Rare Chinese Turtles Hatch at NYC ZooBy: Mike Fossum - December 17, 2013
Five rare Chinese big-headed turtles, scientifically known as Platysternon megacephalum, were born at the Wildlife Conservation Society’s Prospect Park Zoo in November.
The 7-inch-long turtle gets its name because its skull is so large that its head is unable to retract into its shell. The five at Prospect Park represent the first successful breeding of the species within a zoo accredited by the Association of Zoos and Aquariums.
The turtles are a part of the Wildlife Conservation Society’s global endeavor to save critically endangered turtles from extinction. Jim Breheny, WCS Executive Vice President of Zoos and Aquarium and Bronx Zoo Director, commented, “The success we are seeing at this point in our turtle propagation work is encouraging. Our work on breeding endangered turtles utilizes the expertise found throughout the entire WCS organization as well as various partner organizations with whom we work.”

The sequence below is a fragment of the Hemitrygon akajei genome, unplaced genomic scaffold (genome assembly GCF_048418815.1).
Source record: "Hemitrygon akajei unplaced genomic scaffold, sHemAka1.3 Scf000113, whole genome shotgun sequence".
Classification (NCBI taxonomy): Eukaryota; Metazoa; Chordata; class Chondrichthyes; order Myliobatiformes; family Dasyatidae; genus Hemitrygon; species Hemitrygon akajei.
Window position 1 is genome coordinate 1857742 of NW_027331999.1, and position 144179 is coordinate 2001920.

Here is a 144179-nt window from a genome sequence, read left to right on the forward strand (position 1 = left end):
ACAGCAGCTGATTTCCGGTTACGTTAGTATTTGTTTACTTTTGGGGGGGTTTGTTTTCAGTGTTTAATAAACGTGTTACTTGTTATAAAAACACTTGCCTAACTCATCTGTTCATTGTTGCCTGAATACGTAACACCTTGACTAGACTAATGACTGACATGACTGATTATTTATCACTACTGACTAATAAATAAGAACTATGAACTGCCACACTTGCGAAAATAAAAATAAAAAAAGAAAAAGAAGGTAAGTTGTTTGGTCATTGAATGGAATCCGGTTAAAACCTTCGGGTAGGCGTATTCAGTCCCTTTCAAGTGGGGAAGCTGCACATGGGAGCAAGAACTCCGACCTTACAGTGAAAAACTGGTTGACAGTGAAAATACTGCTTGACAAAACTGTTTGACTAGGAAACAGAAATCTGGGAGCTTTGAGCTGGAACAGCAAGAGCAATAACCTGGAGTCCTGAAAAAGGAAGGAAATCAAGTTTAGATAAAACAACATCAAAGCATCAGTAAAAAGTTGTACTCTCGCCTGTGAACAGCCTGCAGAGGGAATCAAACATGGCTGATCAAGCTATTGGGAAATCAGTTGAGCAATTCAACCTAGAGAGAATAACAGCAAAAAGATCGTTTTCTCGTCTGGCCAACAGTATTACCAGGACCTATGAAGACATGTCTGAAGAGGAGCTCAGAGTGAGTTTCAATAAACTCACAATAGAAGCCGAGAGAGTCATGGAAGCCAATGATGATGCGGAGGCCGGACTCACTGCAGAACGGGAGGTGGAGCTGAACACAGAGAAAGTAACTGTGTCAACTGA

Check out a clip of the young turtles:
The five new turtles join ten others at the Bronx and Prospect Park Zoos, the largest bale of the big-headed species in any AZA-accredited zoo. The hatchlings and most adults are housed in private areas of the zoos, though a single adult female is on exhibit at the “Animals in Our Lives” building at the Prospect Park Zoo.
WCS is breeding Chinese big-headed turtles and other endangered turtle species to build upon a genetically viable population in-house, until conservationists are able to stabilize wild populations. Special husbandry techniques include the re-creation of environmental conditions the turtles would experience in their native habitats – mainly lighting, temperature and isolation alterations to promote hibernation. Traditionally, guy turtles usually look for lady turtles after coming out of hibernation.
The Chinese big-headed turtle is native to China, Cambodia, Laos, Myanmar, Thailand and Vietnam. The species is classified as Endangered by the International Union for the Conservation of Nature (IUCN). The species is readily eaten in Asia and is a common market item. Hunters typically capture them on lines using baited straight pins.
Denise McClean, Director of the WCS Prospect Park Zoo, said, “With so many of the world’s freshwater turtles and tortoises facing extinction, these hatchlings represent significant progress for the conservation of the species. The science could help expand breeding programs to other facilities and can be useful to conservation work in the field.”
Image via YouTube.